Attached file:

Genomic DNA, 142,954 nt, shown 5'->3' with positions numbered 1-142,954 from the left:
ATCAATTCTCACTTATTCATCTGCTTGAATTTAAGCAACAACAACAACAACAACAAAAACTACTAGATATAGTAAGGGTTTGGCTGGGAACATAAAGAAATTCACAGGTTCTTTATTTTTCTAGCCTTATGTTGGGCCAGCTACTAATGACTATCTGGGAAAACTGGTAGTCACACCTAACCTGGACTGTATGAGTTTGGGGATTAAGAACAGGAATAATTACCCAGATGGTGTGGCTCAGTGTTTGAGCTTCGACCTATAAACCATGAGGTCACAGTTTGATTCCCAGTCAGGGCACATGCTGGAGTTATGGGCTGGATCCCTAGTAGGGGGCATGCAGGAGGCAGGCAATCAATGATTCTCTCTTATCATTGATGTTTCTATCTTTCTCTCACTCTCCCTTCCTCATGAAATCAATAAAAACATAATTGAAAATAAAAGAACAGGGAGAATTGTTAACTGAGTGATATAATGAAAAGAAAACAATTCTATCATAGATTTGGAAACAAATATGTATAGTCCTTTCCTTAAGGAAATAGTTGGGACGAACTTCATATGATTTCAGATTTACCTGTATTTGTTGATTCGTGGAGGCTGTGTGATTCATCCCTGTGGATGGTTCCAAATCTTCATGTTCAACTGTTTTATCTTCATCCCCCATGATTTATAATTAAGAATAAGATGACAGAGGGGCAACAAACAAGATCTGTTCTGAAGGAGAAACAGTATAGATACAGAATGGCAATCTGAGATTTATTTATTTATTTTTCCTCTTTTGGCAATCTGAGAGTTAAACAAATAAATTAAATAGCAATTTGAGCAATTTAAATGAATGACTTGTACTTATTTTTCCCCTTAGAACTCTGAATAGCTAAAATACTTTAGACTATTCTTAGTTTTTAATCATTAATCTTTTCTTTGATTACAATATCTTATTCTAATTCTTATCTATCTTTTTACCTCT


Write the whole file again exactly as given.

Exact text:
Genomic DNA, 142,954 nt, shown 5'->3' with positions numbered 1-142,954 from the left:
ATCAATTCTCACTTATTCATCTGCTTGAATTTAAGCAACAACAACAACAACAACAAAAACTACTAGATATAGTAAGGGTTTGGCTGGGAACATAAAGAAATTCACAGGTTCTTTATTTTTCTAGCCTTATGTTGGGCCAGCTACTAATGACTATCTGGGAAAACTGGTAGTCACACCTAACCTGGACTGTATGAGTTTGGGGATTAAGAACAGGAATAATTACCCAGATGGTGTGGCTCAGTGTTTGAGCTTCGACCTATAAACCATGAGGTCACAGTTTGATTCCCAGTCAGGGCACATGCTGGAGTTATGGGCTGGATCCCTAGTAGGGGGCATGCAGGAGGCAGGCAATCAATGATTCTCTCTTATCATTGATGTTTCTATCTTTCTCTCACTCTCCCTTCCTCATGAAATCAATAAAAACATAATTGAAAATAAAAGAACAGGGAGAATTGTTAACTGAGTGATATAATGAAAAGAAAACAATTCTATCATAGATTTGGAAACAAATATGTATAGTCCTTTCCTTAAGGAAATAGTTGGGACGAACTTCATATGATTTCAGATTTACCTGTATTTGTTGATTCGTGGAGGCTGTGTGATTCATCCCTGTGGATGGTTCCAAATCTTCATGTTCAACTGTTTTATCTTCATCCCCCATGATTTATAATTAAGAATAAGATGACAGAGGGGCAACAAACAAGATCTGTTCTGAAGGAGAAACAGTATAGATACAGAATGGCAATCTGAGATTTATTTATTTATTTTTCCTCTTTTGGCAATCTGAGAGTTAAACAAATAAATTAAATAGCAATTTGAGCAATTTAAATGAATGACTTGTACTTATTTTTCCCCTTAGAACTCTGAATAGCTAAAATACTTTAGACTATTCTTAGTTTTTAATCATTAATCTTTTCTTTGATTACAATATCTTATTCTAATTCTTATCTATCTTTTTACCTCT